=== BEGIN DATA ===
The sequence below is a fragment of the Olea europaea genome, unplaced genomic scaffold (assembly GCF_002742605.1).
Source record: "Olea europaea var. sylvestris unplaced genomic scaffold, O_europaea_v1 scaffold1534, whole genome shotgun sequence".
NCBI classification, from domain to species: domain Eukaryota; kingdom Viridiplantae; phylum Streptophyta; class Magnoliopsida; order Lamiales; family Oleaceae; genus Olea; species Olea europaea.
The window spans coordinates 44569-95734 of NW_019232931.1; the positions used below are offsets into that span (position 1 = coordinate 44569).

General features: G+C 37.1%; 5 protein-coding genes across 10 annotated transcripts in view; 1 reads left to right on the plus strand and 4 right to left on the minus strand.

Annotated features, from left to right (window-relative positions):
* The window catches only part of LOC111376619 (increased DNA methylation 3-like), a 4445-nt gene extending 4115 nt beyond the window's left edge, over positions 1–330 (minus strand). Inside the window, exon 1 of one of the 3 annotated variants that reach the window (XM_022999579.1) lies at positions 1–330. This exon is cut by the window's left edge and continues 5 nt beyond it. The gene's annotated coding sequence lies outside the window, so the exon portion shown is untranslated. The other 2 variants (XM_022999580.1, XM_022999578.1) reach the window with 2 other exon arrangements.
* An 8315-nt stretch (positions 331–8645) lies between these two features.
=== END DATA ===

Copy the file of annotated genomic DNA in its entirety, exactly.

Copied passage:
The sequence below is a fragment of the Olea europaea genome, unplaced genomic scaffold (assembly GCF_002742605.1).
Source record: "Olea europaea var. sylvestris unplaced genomic scaffold, O_europaea_v1 scaffold1534, whole genome shotgun sequence".
NCBI classification, from domain to species: domain Eukaryota; kingdom Viridiplantae; phylum Streptophyta; class Magnoliopsida; order Lamiales; family Oleaceae; genus Olea; species Olea europaea.
The window spans coordinates 44569-95734 of NW_019232931.1; the positions used below are offsets into that span (position 1 = coordinate 44569).

General features: G+C 37.1%; 5 protein-coding genes across 10 annotated transcripts in view; 1 reads left to right on the plus strand and 4 right to left on the minus strand.

Annotated features, from left to right (window-relative positions):
* The window catches only part of LOC111376619 (increased DNA methylation 3-like), a 4445-nt gene extending 4115 nt beyond the window's left edge, over positions 1–330 (minus strand). Inside the window, exon 1 of one of the 3 annotated variants that reach the window (XM_022999579.1) lies at positions 1–330. This exon is cut by the window's left edge and continues 5 nt beyond it. The gene's annotated coding sequence lies outside the window, so the exon portion shown is untranslated. The other 2 variants (XM_022999580.1, XM_022999578.1) reach the window with 2 other exon arrangements.
* An 8315-nt stretch (positions 331–8645) lies between these two features.